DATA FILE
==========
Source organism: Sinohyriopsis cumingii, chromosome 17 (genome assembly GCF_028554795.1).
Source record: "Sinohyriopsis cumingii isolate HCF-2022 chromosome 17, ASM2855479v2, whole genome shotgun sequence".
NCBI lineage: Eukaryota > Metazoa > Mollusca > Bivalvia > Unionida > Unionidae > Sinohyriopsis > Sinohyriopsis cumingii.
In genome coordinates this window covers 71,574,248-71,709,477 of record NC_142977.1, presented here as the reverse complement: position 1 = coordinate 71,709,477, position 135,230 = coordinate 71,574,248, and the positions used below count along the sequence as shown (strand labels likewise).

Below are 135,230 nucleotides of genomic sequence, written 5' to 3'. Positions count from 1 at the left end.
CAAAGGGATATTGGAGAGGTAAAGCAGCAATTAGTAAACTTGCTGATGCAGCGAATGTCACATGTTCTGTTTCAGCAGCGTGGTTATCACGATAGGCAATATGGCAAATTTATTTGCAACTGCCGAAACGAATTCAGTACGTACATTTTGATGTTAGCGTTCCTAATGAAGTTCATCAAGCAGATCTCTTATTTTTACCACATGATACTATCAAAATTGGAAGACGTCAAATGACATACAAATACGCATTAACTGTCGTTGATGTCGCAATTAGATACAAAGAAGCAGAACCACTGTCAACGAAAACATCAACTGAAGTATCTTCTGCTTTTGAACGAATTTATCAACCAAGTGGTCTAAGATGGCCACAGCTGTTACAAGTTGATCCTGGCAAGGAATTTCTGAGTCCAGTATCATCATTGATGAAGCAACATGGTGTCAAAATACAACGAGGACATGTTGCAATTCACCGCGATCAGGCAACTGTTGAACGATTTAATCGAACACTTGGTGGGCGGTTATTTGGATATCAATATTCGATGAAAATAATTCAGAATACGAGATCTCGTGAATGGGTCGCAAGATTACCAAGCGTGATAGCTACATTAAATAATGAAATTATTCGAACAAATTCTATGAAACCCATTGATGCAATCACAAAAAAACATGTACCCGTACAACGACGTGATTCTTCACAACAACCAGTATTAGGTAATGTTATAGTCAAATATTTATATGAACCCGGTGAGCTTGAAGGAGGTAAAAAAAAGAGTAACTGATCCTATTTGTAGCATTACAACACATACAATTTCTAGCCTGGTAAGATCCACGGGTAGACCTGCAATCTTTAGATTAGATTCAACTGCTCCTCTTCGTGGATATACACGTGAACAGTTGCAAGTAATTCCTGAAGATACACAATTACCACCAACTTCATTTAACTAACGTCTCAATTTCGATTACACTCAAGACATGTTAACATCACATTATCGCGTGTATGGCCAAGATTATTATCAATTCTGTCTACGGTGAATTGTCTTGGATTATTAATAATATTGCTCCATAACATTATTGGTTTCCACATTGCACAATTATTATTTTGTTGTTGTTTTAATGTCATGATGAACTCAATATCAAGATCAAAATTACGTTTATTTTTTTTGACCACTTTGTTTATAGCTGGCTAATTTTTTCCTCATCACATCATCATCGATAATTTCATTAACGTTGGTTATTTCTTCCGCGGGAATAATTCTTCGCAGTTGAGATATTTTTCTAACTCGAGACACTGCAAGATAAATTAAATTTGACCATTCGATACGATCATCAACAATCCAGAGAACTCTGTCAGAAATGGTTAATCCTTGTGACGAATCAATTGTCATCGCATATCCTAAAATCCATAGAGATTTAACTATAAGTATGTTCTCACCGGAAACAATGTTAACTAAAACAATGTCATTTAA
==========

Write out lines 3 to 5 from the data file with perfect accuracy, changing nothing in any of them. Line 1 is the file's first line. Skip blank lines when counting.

NCBI lineage: Eukaryota > Metazoa > Mollusca > Bivalvia > Unionida > Unionidae > Sinohyriopsis > Sinohyriopsis cumingii.
In genome coordinates this window covers 71,574,248-71,709,477 of record NC_142977.1, presented here as the reverse complement: position 1 = coordinate 71,709,477, position 135,230 = coordinate 71,574,248, and the positions used below count along the sequence as shown (strand labels likewise).

Below are 135,230 nucleotides of genomic sequence, written 5' to 3'. Positions count from 1 at the left end.